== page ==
5. Cuban Vaccines
Cuba produces vaccines currently not available in the United States that could be of high value to Americans. “They got vaccines against diseases for which we have nothing,” according to Jones. One of those vaccines is for a strain of meningitis that kills about 200 American kids a year, said Jones. “It’s not many. But to those 200 kids and parents, that vaccine is going to be really valuable.”
Currently this vaccine and others are widely used in other countries. Although what Americans might expect to pay is unclear, the value in Cuba’s biotechnology industry can only be said to be vast.
6. Cuban Fruits and Vegetables
If the trade embargo is lifted, Americans could see vegetables and fruits from Cuba at the grocery stores, according to Jones. “When you go to the supermarket and look at blueberries, raspberries — they come from Argentina, Ecuador, Mexico. Many of those items can come from Cuba and can be grown in Cuba,” he said.
Jones says the U.S. agricultural industry could do very well monetarily, due to Cuba being closer and its large amount of land. Potential logistical cost savings could then trickle down to the consumer. The growing season also starts a few weeks earlier than the U.S., according to Jones.
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7. Cuban Flowers
Much like fruits and vegetables, flowers could also mean big business for America, according to Jones. Currently, foreign imports dominate the U.S. flower market, with a majority coming from Latin American countries, such as Columbia and Ecuador, according to the International Trade Centre.
Cuba has the same floral possibilities and offerings, but would cost the U.S. less to import, according to Jones. This could mean flowers costing less for you to buy.
8. Cuban Marble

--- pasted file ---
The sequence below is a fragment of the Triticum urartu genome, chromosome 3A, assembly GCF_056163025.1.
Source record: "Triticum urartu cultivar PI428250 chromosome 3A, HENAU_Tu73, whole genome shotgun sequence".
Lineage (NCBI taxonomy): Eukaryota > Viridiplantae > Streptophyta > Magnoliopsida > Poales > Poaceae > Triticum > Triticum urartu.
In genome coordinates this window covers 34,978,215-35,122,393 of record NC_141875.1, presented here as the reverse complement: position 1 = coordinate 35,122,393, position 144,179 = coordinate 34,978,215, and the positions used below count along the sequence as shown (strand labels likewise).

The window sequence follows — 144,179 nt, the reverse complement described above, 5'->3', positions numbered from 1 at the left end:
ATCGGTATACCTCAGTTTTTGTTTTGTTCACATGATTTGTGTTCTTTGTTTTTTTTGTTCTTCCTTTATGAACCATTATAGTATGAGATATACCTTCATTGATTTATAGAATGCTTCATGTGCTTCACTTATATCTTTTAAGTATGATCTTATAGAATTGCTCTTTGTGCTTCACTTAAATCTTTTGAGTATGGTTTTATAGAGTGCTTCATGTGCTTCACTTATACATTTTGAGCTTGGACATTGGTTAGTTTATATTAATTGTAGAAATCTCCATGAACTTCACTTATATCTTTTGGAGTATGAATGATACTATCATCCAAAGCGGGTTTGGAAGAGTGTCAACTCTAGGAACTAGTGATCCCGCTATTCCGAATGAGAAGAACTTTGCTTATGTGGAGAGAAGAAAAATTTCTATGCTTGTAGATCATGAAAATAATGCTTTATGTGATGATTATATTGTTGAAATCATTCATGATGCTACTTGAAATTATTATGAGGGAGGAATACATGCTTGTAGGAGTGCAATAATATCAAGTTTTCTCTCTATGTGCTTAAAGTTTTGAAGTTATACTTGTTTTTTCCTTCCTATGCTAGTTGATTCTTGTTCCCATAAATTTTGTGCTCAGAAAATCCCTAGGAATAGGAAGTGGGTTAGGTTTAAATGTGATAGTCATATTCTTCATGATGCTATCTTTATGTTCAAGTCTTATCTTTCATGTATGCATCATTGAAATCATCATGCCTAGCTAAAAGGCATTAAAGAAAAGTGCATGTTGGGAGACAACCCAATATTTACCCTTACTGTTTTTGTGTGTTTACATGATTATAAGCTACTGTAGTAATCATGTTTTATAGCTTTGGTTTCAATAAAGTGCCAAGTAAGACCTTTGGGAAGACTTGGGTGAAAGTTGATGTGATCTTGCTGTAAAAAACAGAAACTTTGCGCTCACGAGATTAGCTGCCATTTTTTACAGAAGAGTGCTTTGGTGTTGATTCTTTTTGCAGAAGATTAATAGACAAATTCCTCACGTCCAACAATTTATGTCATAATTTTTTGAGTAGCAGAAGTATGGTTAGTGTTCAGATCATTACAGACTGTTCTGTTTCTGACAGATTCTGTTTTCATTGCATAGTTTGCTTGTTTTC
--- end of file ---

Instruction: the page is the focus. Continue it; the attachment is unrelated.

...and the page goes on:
From countertops, flooring, to ashtrays made of marble, Americans love the precious stone — and Cuba has plenty of it. Although Cuba’s marble industry is not booming as it once was, potential demand from the U.S. could re-energize the industry.
Cuba has very nice marble, particularly in green and red, according to Jones. In fact, Cuba has over a dozen types of marble. Right now, much of U.S. marble imports come from Turkey, Italy, China and Spain — none of which are as close as Cuba.
9. Cuban Lobster and Shellfish
The Caribbean island could provide the U.S. supermarket and restaurant scene with new and inexpensive source of seafood, according to Jones. “Cuba has an extensive fishing fleet,” he said. “Their waters are chock-full of fish because they haven’t been over-fished.”
Certainly, the U.S. hasn’t touched it — yet. The Cuban lobster that’s harvested is very different from Maine lobsters, according to Jones, as they don’t have claws. They are also quite delicious, he added. With lobster being closer and easier to fish, a lobster dinner might not be just for special occasions or fine dining anymore.
10. Cuban Oil
With relations between the U.S. and Cuba on the mend, the oil and gas industry might want to consider pursuing the oil located off the northwest coast of Cuba. The U.S. Geological Survey estimated there are 5 to 7 billion barrels of oil there, according to a Reuters report.
Although Cuba produces its own oil, it hasn’t been terribly successful at extracting from its reserve. The Caribbean island has relied on oil supply from Venezuela, but that deal has reportedly fallen short due to Venezuela’s ailing economy.
If the trade embargo is lifted, U.S. companies could bring their expertise to tap into Cuba’s offshore oil reserves, benefiting both countries. Although Cuba has expressed a willingness for joint ventures, it also stated that it wants to retain majority ownership, reported energy and oil news site OilPrice.com. So far, no major investor has been rushing in at the possibility of this offer.
This article originally appeared on GoBankingRates.